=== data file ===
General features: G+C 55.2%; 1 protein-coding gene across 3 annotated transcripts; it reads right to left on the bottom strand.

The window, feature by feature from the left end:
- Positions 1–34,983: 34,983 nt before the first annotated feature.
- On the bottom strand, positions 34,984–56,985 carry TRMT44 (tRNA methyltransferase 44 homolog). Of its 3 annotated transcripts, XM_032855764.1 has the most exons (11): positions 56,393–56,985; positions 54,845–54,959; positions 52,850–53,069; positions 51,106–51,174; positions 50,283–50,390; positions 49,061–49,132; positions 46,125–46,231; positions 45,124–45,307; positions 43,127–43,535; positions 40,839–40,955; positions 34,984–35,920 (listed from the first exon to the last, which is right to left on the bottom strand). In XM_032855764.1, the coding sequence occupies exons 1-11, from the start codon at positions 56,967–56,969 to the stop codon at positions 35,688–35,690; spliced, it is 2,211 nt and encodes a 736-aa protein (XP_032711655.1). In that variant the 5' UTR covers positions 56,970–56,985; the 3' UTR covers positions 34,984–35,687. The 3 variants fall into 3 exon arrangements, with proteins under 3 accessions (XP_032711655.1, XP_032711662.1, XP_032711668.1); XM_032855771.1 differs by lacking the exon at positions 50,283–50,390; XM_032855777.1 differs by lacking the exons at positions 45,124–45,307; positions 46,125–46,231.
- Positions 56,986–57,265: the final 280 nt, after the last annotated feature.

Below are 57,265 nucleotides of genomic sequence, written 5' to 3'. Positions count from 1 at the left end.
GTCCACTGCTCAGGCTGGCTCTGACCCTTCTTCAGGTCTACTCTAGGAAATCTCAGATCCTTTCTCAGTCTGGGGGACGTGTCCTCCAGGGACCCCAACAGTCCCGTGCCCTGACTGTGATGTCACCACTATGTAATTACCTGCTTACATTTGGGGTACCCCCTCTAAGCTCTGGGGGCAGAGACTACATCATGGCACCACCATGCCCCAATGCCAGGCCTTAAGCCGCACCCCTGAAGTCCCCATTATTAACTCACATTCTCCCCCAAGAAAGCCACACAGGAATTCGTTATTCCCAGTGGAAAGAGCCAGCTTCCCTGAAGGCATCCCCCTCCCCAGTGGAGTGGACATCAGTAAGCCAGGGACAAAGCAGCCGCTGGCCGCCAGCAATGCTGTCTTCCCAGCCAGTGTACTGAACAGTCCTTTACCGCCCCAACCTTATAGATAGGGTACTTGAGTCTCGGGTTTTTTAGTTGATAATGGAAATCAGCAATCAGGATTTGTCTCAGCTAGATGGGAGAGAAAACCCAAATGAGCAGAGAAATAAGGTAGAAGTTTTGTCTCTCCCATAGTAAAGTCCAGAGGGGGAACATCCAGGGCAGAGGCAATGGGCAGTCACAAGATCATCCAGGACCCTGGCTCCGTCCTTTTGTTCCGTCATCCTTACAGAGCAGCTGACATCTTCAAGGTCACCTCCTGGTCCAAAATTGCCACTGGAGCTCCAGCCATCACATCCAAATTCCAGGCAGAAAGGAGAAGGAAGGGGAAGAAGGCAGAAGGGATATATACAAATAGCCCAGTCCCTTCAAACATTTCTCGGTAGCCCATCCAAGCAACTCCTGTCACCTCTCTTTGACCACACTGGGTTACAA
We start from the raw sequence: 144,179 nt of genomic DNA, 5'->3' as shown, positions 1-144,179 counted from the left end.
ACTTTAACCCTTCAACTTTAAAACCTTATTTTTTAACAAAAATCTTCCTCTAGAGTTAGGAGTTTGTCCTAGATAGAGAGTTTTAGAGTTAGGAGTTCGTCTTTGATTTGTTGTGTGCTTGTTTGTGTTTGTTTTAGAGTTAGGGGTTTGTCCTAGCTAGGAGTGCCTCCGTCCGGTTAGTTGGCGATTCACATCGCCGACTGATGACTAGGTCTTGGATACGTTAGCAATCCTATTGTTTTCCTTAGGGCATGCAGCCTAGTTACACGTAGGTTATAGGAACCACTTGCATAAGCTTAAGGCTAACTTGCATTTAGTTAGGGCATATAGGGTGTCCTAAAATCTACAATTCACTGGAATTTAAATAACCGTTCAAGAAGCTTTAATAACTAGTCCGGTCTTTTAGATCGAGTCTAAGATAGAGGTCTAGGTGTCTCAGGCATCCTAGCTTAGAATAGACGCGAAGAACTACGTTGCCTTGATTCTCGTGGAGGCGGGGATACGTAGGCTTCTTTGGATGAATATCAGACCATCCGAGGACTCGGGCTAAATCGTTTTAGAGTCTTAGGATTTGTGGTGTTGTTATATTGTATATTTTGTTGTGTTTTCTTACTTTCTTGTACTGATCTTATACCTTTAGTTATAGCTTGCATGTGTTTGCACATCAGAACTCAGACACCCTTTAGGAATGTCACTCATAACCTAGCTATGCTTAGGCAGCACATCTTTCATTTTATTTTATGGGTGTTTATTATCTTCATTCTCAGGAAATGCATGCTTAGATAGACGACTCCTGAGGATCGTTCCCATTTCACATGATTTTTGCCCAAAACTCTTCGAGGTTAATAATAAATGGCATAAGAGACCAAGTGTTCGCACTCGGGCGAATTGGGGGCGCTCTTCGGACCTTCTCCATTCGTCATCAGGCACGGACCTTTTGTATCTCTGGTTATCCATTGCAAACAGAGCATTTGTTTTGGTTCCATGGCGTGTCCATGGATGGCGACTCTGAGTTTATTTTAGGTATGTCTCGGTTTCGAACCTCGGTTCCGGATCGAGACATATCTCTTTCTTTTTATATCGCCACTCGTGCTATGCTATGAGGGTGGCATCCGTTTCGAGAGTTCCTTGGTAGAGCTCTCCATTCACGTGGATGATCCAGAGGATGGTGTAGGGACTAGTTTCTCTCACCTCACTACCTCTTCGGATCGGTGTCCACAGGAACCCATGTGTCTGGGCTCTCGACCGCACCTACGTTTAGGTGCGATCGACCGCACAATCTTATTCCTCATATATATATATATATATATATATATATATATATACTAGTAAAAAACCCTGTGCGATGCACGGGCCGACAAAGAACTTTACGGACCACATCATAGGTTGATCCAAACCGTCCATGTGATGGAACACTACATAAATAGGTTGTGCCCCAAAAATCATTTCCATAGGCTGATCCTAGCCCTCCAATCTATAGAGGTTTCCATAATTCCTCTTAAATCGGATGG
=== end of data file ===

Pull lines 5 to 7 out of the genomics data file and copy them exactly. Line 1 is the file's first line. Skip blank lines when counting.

- Positions 56,986–57,265: the final 280 nt, after the last annotated feature.

Below are 57,265 nucleotides of genomic sequence, written 5' to 3'. Positions count from 1 at the left end.
GTCCACTGCTCAGGCTGGCTCTGACCCTTCTTCAGGTCTACTCTAGGAAATCTCAGATCCTTTCTCAGTCTGGGGGACGTGTCCTCCAGGGACCCCAACAGTCCCGTGCCCTGACTGTGATGTCACCACTATGTAATTACCTGCTTACATTTGGGGTACCCCCTCTAAGCTCTGGGGGCAGAGACTACATCATGGCACCACCATGCCCCAATGCCAGGCCTTAAGCCGCACCCCTGAAGTCCCCATTATTAACTCACATTCTCCCCCAAGAAAGCCACACAGGAATTCGTTATTCCCAGTGGAAAGAGCCAGCTTCCCTGAAGGCATCCCCCTCCCCAGTGGAGTGGACATCAGTAAGCCAGGGACAAAGCAGCCGCTGGCCGCCAGCAATGCTGTCTTCCCAGCCAGTGTACTGAACAGTCCTTTACCGCCCCAACCTTATAGATAGGGTACTTGAGTCTCGGGTTTTTTAGTTGATAATGGAAATCAGCAATCAGGATTTGTCTCAGCTAGATGGGAGAGAAAACCCAAATGAGCAGAGAAATAAGGTAGAAGTTTTGTCTCTCCCATAGTAAAGTCCAGAGGGGGAACATCCAGGGCAGAGGCAATGGGCAGTCACAAGATCATCCAGGACCCTGGCTCCGTCCTTTTGTTCCGTCATCCTTACAGAGCAGCTGACATCTTCAAGGTCACCTCCTGGTCCAAAATTGCCACTGGAGCTCCAGCCATCACATCCAAATTCCAGGCAGAAAGGAGAAGGAAGGGGAAGAAGGCAGAAGGGATATATACAAATAGCCCAGTCCCTTCAAACATTTCTCGGTAGCCCATCCAAGCAACTCCTGTCACCTCTCTTTGACCACACTGGGTTACAA